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specific (rather than domain dependent) knowledge. Subjective remarks come in a variety of forms, including opinions, rants, allegations, accusations, suspicions, humor and speculations. 3.2. Learning Subjective Clues Existing methods for opinion extraction tend to rely on relatively simple proximity-based or pattern-based techniques. However, these pattern-based techniques are not enough to extract opinions because these patterns can apply to the cases where all constituents of opinion appear in a sentence. It has been observed that most of the opinion constituents do not have a direct syntactic dependency relation within a sentence, mostly due to elliptical arguments. Based on a corpus study, it is proposed to define an opinion unit as a quadruple, i.e., the opinion holder, the subject being evaluated (Subject), the part or the attribute in which it is evaluated (Aspect), and the evaluation that expresses a positive or negative assessment (Evaluation). The present subjectivity detection algorithm has been applied to News corpus (both for English and Bengali) where name of the author of any article is rarely mentioned. Hence, the Opinion Holder information is not taken into consideration and only the SubjectAspect-Evaluation constituents are identified for analysis. These constituents can be further defined as: Subject: A named entity (Person or Location etc.) of a given particular class of interest (e.g. a leader name or a location name where an incident occurred). Aspect: An attribute of the subject with respect to which evaluation is made (size, color, date etc.). The aspect can define a characteristic of the subject or an integral part of the subject. Evaluation: An evaluative or subjective phrase used to express an evaluation or the opinion holder's mental/emotional attitude (good, poor, powerful, stylish etc.). Initially, a detailed analysis of the English MPQA and Bengali newspaper corpus has been done to understand the most concise and effective features for opinion (i.e., opinion constituents) identification and their characteristics in the corpus. In order to identify features we started with Part Of Speech (POS) categories and continued the exploration with the other features like chunk, functional word, ontology list, SentiWordNet, stemming cluster, frequency, positional aspect (e.g. title, first Paragraph, last two sentences, critical Issues) and average distribution. Each of the features and the methods for their identification are now being discussed. 3.2.1 Part Of Speech (POS) Hatzivassiloglou et. al., 2000 [29], Chesley et. al., 2006 [30] etc. have proved that those words carrying opinion in sentences are mainly adjective, adverb, noun and verbs. Many opinion mining task, for example the one presented in [31], are mostly based on adjective words. This means that this part-of-speech (POS) tag is more important for Subjectivity Detection than others. The identified POS categories that carry opinion information are Adjective, Adverb, Verb and Noun while the opinion information for words of other POS categories is difficult to generalize. Thus, we concentrated on identifying the POS categories of the words, especially to see whether these words are adjectives, adverbs, noun and verbs. Stanford Parser 1 has been used for English text to get the word level POS category. The overall accuracy of this tool as reported in Klein et.al. 2003 [32] is 86.7%. The POS Tagging Engine for Bengali text has been developed using the statistical Conditional Random Fields (CRF) 2 [33]. The system makes use of the different contextual information of the words along with the variety of features that are helpful in predicting the various part of speech (POS) classes. The training set consists of 200K words and has been manually annotated with a POS tag-set 3 of twenty one tags developed by International Institute of Information Technology Hyderabad (IIIT-H). The system produces output in Shakti-Standard-Format 4 (SSF), also developed by IIIT-H for Indian languages. Experimental test results show the effectiveness of the CRF based POS tagging system with an overall average 87.23% accuracy. Feature selection plays a crucial role in CRF framework. Experiments were carried out to find out the most suitable features for POS in Bengali. The Experimental results are shown below in Table 2. Training-Set Test-Set Accuracy 16397 4587 87.23% Table 2. Experimental Result of POS Tagging. 3.2.2 Chunk Identification of subjective feature depends on opinion constituents. A detailed empirical study reveals that Subject, Aspect or Evaluation expressions may be defined in terms of chunk tags.  Subject phrases are generally noun phrases with noun-noun, adjective-noun or noun-other combinations. The nouns in the subject phrases are generally named entities or low frequency noun words or out of vocabulary words. In case of multiple noun phrases in a sentence the head noun phrase is treated as a Subject phrase. Some empirical rules have been defined to identify the head noun phrase in a sentence: the distance of each NP (Noun phrase) from VP (Verb Phrase) is calculated in terms of characters. The NP which is situated at the farthest distance from VP is selected as the head NP. In case of multiple VPs, only the phrases tagged as Verb Finite Phrases are considered. 1 http://nlp.stanford.edu/software/lex-parser.shtml#Download http://crfpp.sourceforge.net 3 http://shiva.iiit.ac.in/SPSAL2007/iiit_tagset_guidelines.pdf 4 http://ltrc.iiit.net/MachineTrans/research/tb/shakti-analy-ssf.pdf 2

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 Aspect phrases are an attribute of the Subject. But in News domain aspect is not only sub part of the Subject but also a conceptual sub-event or an actor’s (i.e. Subject) activity on a particular event. More specifically the aspects are factual information which should be discarded by subjectivity detector. As an example: 1) Saddam hanged up yesterday night. 2) USA president says “He deserved it”. 3) USA people’s general opinion this is a form of real cruelty. In the sentence 2, the aspect is Saddam Hussain’s death is missing, which is an event reported in the sentence 1. In the sentence 3 subject is peoples of USA but the aspect is also an event that is president’s statement which is a subsequent event of the main event i.e., Saddam Hussain’s death is missing. Aspects are either missing or present as elliptical arguments in News corpus. In other cases when aspect present in a sentence, it has been observed that it is generally a noun phrase with some sentiment words. A small set of rules are defined for aspect identification in a sentence.  Evaluation phrases are used to express an evaluation or the opinion holder's mental/emotional attitude. Detailed analysis of both the English and Bengali corpus has shown that Evaluation phrases are generally verb phrases with some evaluative sentiment phrases (adjective or adverbial). In case of missing finite verb phrases (Sentence 3 in the preceding example) in any sentence the evaluative phrases are generally adjective or adverbial phrases or noun phrases along with evaluative sentiment words (obtained from SentiWordNet). Rules have been defined accordingly to identify those phrases. The common feature among the three constituents of opinion is that they could be noun phrases. Positional information and language features have been used to disambiguate among the three constituents. The Stanford Parser was used for English chunking task. The parser produced a parse tree as the output that is converted into SSF format for further processing. The chunker for Bengali texts is trained on the feature templates for predicting the chunk boundary tags using CRF. The accuracy of the chunker is shown in Table 3. Training-Set Test-Set Accuracy 16397 4587 79.51% Table 3. Experimental Result of Chunker. 3.2.3 Functional Word Function words in a language are high frequency words and these words generally do not contribute to identify subjectivity; hence these words are dropped by system in the first stage. But function words help many times to understand syntactic pattern of an opinionated sentence, hence some rules are constructed based on functional words at the POS and Chunk level instead of the word itself. An example may illustrate the situation. 4) President and Army chief both congratulated NASA on the success of their expedition. In the sentence 4 the subject is “President and Army chief” and the clue is the function word “and”. Rules are defined to find out more than one consecutive NPs (Noun phrase) connected with any conjunct. A list of 253 entries is collected from the Bengali corpus. First a unique high frequency word list is generated where the assumed threshold frequency is considered as 20. The list is manually corrected keeping in mind that a word should not carry any opinionated or sentiment feature. For English the functional word list is collected from Website 5. In the English functional word list there are 300 entries. 3.2.4 Ontology List Four different ontology lists corresponding to the four POS categories (Noun, Verb, Adjective and Adverb) of words have been prepared by selecting the top 100 words in each category from POS tagged English and Bengali texts. During the second stage of subjectivity detection, i.e., Theme Sentence Identification, words with Noun POS categories were separated into Named Entities and Common nouns. 3.2.5 SentiWordNet in Bengali Words that are present in the SentiWordNet carry opinion information. SentiWordNet [34] is an automatically constructed lexical resource for English which assigns a positivity score, a negativity score, and a neutrality score to each WordNet synset. Release 1.1 of SentiWordNet for English was obtained from the authors. SentiWordNet Release 1.1 consists of 115,341 words marked with positive and negative orientation scores ranging from 0 to 1. A subset of 8,427 opinionated words was extracted from SentiWordNet, by selecting those whose orientation strength is above a threshold of 0.4. As there was no such SentiWordNet for Bengali, a task has been initiated to develop a similar resource for Bengali. For the task, Samsad 6, a widely used EnglishBengali dictionary available both in offline and online version, is selected. The Samsad English–Bengali dictionary has approximately 102119 entries. A word to word simple lexical-transfer technique is applied to each entry of SentiWordNet. Each dictionary search produces a set of Bengali words for a particular English word. Instead of making them into one entry we separate them into multiple one word entries for making the subsequent search process faster. The positive and negative opinion scores for the Bengali words are copied from their English equivalents. This process has resulted in 20,789 Bengali entries which is a useful resource in the Bengali Opinion Mining task. The words in the POS tagged English and Bengali texts with the following POS tags, namely Noun, Verb Adjective and Adverbs, were checked into the 5 http://www.dcs.gla.ac.uk/idom/ir_resources/linguistic_utils/stop_w ords 6 http://dsal.uchicago.edu/dictionaries/biswas_bengali/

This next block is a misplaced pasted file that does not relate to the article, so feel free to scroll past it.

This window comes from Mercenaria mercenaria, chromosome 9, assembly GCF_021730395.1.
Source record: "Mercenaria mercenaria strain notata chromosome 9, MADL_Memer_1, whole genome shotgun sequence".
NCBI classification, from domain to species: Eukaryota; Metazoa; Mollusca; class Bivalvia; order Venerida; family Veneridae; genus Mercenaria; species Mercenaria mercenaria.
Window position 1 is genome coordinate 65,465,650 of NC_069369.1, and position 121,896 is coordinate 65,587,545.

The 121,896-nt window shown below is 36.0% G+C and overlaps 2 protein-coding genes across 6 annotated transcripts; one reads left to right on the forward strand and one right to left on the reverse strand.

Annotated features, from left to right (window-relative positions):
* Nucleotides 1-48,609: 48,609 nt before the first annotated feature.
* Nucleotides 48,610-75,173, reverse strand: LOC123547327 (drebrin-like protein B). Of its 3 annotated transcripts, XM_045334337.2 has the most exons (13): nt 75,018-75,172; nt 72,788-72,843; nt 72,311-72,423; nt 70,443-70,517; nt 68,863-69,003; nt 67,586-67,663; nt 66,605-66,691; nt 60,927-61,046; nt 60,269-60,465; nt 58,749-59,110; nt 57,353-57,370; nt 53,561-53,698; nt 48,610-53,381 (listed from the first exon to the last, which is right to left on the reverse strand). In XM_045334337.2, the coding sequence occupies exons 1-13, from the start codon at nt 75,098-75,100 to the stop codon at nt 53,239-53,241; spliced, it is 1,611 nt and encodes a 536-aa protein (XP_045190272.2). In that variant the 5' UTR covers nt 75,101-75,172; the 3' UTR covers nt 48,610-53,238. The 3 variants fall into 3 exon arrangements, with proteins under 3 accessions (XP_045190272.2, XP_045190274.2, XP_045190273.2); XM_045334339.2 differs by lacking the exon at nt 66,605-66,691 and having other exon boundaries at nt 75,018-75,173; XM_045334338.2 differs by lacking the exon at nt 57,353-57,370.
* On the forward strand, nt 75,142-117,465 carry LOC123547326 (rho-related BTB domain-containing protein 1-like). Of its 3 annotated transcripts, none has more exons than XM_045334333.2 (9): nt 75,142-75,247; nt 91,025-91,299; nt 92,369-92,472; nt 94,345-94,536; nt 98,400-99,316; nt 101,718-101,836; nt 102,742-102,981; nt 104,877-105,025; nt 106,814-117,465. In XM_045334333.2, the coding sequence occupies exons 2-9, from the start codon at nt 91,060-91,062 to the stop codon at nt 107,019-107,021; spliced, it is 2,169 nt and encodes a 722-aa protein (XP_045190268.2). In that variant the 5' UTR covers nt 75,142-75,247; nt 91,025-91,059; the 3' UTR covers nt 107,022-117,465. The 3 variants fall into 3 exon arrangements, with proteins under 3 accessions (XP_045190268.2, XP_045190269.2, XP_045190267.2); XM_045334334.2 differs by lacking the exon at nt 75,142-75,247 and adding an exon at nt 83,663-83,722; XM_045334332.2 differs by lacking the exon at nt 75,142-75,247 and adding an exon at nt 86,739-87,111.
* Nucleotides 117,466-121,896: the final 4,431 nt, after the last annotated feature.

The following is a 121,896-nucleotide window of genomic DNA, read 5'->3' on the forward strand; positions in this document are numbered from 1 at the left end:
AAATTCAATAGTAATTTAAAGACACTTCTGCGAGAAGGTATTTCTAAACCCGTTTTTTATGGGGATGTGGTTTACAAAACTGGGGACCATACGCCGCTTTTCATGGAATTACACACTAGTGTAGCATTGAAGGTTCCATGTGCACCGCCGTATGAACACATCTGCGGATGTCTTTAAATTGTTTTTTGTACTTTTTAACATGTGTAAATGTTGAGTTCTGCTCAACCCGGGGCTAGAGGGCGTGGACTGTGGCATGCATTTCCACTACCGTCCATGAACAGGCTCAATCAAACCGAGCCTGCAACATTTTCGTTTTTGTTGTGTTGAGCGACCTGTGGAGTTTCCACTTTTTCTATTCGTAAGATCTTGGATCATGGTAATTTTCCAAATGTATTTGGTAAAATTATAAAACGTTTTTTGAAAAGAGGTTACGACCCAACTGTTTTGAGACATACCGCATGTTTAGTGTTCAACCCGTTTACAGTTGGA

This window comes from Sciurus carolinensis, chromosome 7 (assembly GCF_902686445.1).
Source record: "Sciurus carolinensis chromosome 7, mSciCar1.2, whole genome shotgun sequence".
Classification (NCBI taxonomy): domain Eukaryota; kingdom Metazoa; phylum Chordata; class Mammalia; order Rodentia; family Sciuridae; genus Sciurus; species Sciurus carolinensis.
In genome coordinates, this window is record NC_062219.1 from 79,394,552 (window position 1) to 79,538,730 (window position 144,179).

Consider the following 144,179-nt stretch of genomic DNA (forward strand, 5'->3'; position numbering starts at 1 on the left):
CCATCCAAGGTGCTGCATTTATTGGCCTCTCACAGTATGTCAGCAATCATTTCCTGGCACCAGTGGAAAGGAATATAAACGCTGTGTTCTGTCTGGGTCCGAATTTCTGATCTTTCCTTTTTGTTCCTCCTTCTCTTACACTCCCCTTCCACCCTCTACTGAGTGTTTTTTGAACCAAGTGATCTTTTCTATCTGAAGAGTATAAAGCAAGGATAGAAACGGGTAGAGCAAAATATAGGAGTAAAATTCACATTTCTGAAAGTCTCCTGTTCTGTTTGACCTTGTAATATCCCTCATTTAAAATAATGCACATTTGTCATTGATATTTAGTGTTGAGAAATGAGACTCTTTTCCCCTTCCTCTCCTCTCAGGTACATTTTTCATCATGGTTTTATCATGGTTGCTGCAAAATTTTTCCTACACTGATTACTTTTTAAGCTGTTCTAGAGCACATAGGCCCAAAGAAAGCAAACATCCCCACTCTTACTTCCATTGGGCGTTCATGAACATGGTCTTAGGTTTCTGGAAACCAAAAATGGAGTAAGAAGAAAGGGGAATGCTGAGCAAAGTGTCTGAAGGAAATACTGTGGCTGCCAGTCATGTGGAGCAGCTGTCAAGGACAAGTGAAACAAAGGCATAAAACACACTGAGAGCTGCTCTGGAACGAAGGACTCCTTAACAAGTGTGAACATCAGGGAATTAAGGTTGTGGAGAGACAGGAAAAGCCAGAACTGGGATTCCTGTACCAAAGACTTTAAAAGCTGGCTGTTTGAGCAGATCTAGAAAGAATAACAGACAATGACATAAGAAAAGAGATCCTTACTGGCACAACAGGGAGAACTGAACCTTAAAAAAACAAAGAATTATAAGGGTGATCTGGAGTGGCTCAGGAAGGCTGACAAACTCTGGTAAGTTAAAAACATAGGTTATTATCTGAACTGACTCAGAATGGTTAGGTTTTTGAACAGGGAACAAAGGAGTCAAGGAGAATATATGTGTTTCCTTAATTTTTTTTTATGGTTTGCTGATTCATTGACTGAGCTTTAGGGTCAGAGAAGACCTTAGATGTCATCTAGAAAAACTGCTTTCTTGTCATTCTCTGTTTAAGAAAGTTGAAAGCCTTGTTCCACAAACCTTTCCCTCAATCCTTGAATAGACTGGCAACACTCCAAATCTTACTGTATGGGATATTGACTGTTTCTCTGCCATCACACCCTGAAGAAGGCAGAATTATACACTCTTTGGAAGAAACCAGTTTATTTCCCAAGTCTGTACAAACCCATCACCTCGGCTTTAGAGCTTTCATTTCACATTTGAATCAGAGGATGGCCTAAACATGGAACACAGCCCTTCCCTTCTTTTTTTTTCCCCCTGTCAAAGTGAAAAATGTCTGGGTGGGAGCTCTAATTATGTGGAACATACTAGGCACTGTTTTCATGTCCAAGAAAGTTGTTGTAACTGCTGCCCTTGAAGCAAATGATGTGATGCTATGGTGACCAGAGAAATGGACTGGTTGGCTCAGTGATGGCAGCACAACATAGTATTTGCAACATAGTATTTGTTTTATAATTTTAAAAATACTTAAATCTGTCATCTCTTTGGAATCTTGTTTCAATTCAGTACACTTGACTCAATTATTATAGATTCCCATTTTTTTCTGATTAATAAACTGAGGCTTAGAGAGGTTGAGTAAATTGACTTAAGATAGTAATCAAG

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SentiWordNet for the respective languages. Words for which the POS category obtained from the POS tagger does not match in the SentiWordNet are discarded. Other words are considered important for subjectivity detection. 3.2.6 Stemming Cluster Several words in a sentence that carry opinion information may be present in a sentence in their inflected forms. Stemming is necessary for such inflected words before they can be searched in appropriate lists. Due to non availability of good stemmers in Indian languages especially in Bengali, a stemmer based on stemming cluster technique has been developed. This feature analyzes prefixes and suffixes of all the word forms present in a particular document. Words that are identified to have same root form are grouped in a finite number of clusters with the identified root word as cluster center. The term prefix/suffix is a sequence of first/last few characters of a word, which may not be linguistically meaningful. The use of prefix/suffix information works well for highly inflected languages like the Indian languages. Experiments are carried out with two types of algorithms: simple suffix stripping algorithm and score base stemming cluster identification algorithm. A small list of 205 suffixes for Bengali has been manually generated. The Suffix stripping algorithm simply checks if any word has any suffixes (one or more than one suffixes) from the list and then the word is assigned to the appropriate cluster where cluster center is the assumed root word, i.e., the form obtained after deleting the suffix from the surface form. Suffix stripping algorithm works well for Noun, Adjective, Adverb categories. In case of Verbs in Bengali, root form of the word changes when suffixes are added. Hence for the Bengali Verb words simple suffix stripping does not work well. The score based stemming technique has been designed to resolve the stem for inflected Verb words. The technique uses Minimum Edit Distance method [35], well known for spelling error detection, to measure the cost of classifying every word being in a particular class. Score based technique considers two standard operations of Minimum Edit Distance, i.e., insertion and deletion. The consideration range of insertion and deletion for the present task is maximum three characters. The idea is that the present word matches an existing cluster centre after insertion and/or deletion of maximum three characters. The present word will be assigned to the cluster that can be reached with minimum number of insertion and/or deletion. This is an iterative clustering mechanism for assigning each word into a cluster. The system iterates 6 times i.e. it starts from -3 (deletion of three characters) and ended with +3 (insertion of three characters) value and finally generate a finite number of stemming clusters. A separate list of verb inflections (only 50 entries) has been maintained to validate the result of the score based technique. The standard K- means Clustering technique has been used here. Each cluster center is treated as a root stem. For English, standard Porter Stemmer 7 algorithm has been used. 3.2.7 Frequency Frequency plays a crucial role in identifying the importance of a word in the document. After function word removal and POS annotation, system generates four separate high frequent word lists for four POS cate Root Surface Form Suffixes ভা রত ভা রতে , ভা রতে র ে ,ে র Adje ctive অমা নব, দুর্ভাগ্য ি ক বশত Adve rb ভা রী , দূর, দূর অমা নবি ক, দুর্ভাগ্যবশত ভা রি ক্কি, দূরী ভূত, দূরী কৃত Type Noun Verb খা ি ক ্ কি, ী ভূত, ী কৃত খা চ্ছেন, খে য়ে ছি লে ন চ্ ছেন, য়ে ছি লে ন Table 4. POS Category wise Variations. -gories: Adjective, Adverb, Verb and Noun. The Theme Expression identification module then starts to recognize most important Theme Expressions from the four categorical lists. These lists contain single word and multiword entities (identified through chunk level information) simultaneously. The system makes several iterations to calculate the presence of each Theme Expressions in the opinion constituents (SubjectAspect-Evaluation) in a sentence and update the associated score of the theme sentence. The system then proceeds to examine the valence of every sentence based on the presence of Thematic Expressions along with many other features and rule set. 3.2.8 Positional Aspect Depending upon the position of subjectivity clue, every document is divided into a number of zones. The dependency factors of this feature are Title of the document, first paragraph and last two sentences. A detailed study was done on the MPQA and Bengali corpus to identify the roles of the positional aspect in the detection of subjectivity of a sentence and these results are shown in Tables 5. 3.2.8.1 Title of the document It has been observed that Title of a document always carries some meaningful subjective information. Thus a Thematic expression containing title words (words that are present in the title of the document) always get higher score. The sentences that contain these thematic expressions also get higher scores. 3.2.8.2 First Paragraph It has been observed that people generally give a brief idea of their beliefs and speculations in the first paragraph of the document and subsequently elaborate 7 http://tartarus.org/~martin/PorterStemmer/